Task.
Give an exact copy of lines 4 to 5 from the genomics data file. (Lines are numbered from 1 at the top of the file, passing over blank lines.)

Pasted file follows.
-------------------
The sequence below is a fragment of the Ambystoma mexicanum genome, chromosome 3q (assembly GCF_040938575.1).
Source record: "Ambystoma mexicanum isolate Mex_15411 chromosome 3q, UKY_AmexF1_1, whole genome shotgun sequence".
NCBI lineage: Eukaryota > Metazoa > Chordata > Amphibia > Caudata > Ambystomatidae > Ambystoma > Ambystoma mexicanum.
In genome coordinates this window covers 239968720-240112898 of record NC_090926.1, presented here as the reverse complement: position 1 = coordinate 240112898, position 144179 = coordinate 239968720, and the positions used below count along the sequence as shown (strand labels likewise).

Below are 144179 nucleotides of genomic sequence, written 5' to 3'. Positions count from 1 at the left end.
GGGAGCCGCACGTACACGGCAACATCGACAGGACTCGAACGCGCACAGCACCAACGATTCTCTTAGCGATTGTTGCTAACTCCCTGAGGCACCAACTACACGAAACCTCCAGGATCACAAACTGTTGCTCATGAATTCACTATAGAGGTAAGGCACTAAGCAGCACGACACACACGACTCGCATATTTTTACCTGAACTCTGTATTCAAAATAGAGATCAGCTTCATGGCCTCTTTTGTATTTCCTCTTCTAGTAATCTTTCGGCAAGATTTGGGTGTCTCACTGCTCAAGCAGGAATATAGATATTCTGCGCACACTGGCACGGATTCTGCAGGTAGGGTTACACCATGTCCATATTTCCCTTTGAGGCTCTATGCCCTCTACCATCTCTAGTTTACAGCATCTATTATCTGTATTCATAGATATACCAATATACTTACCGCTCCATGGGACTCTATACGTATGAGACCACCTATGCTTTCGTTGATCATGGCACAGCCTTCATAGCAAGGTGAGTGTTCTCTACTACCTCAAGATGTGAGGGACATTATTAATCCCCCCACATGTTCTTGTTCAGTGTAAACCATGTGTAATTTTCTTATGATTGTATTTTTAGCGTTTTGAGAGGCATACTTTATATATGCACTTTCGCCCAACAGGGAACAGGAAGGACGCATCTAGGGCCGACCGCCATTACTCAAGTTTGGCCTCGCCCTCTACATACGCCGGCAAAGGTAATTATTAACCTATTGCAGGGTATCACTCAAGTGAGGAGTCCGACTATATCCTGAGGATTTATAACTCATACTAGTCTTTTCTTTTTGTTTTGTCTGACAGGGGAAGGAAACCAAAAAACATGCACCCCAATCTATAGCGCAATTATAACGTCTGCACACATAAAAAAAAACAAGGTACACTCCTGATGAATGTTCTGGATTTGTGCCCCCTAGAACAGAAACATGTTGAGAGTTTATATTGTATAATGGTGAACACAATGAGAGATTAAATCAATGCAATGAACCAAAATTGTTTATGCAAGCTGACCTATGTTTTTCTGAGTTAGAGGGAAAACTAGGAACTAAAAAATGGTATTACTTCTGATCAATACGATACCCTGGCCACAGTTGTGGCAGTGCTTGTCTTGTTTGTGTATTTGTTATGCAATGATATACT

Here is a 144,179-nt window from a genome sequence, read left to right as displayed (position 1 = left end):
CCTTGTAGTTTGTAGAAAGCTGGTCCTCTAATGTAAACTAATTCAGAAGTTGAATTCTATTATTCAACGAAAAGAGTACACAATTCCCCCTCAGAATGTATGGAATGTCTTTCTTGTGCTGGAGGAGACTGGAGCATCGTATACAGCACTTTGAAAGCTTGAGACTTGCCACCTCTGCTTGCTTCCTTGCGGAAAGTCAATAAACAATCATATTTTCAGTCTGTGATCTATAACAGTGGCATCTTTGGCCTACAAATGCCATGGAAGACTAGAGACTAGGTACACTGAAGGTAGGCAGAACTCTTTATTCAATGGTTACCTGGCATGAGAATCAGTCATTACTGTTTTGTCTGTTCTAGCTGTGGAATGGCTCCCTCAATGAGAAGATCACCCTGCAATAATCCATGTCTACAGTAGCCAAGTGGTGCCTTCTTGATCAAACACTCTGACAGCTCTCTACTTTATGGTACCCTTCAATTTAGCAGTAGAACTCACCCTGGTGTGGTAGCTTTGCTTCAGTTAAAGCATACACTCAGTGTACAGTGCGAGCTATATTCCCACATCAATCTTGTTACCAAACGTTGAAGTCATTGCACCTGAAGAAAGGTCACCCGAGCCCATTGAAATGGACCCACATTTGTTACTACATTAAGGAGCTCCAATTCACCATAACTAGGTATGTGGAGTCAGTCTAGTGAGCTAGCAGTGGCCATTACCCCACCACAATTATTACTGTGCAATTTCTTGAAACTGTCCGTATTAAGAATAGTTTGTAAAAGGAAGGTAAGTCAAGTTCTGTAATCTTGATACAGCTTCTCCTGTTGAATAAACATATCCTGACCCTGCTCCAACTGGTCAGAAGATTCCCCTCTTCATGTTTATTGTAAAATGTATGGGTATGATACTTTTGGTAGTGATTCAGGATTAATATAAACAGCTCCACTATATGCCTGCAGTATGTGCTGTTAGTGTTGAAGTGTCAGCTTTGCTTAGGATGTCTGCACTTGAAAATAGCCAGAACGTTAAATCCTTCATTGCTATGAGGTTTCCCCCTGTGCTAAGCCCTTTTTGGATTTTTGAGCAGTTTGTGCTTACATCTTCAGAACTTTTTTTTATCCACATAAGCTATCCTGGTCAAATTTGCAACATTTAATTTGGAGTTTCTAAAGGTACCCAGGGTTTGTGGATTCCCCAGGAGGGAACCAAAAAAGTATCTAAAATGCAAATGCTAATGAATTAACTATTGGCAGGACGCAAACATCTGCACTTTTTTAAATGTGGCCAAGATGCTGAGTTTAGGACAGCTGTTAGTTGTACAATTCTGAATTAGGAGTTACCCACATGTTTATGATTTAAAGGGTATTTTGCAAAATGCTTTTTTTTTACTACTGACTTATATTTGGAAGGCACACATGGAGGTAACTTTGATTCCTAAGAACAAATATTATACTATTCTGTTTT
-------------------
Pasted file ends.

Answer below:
In genome coordinates this window covers 239968720-240112898 of record NC_090926.1, presented here as the reverse complement: position 1 = coordinate 240112898, position 144179 = coordinate 239968720, and the positions used below count along the sequence as shown (strand labels likewise).

Below are 144179 nucleotides of genomic sequence, written 5' to 3'. Positions count from 1 at the left end.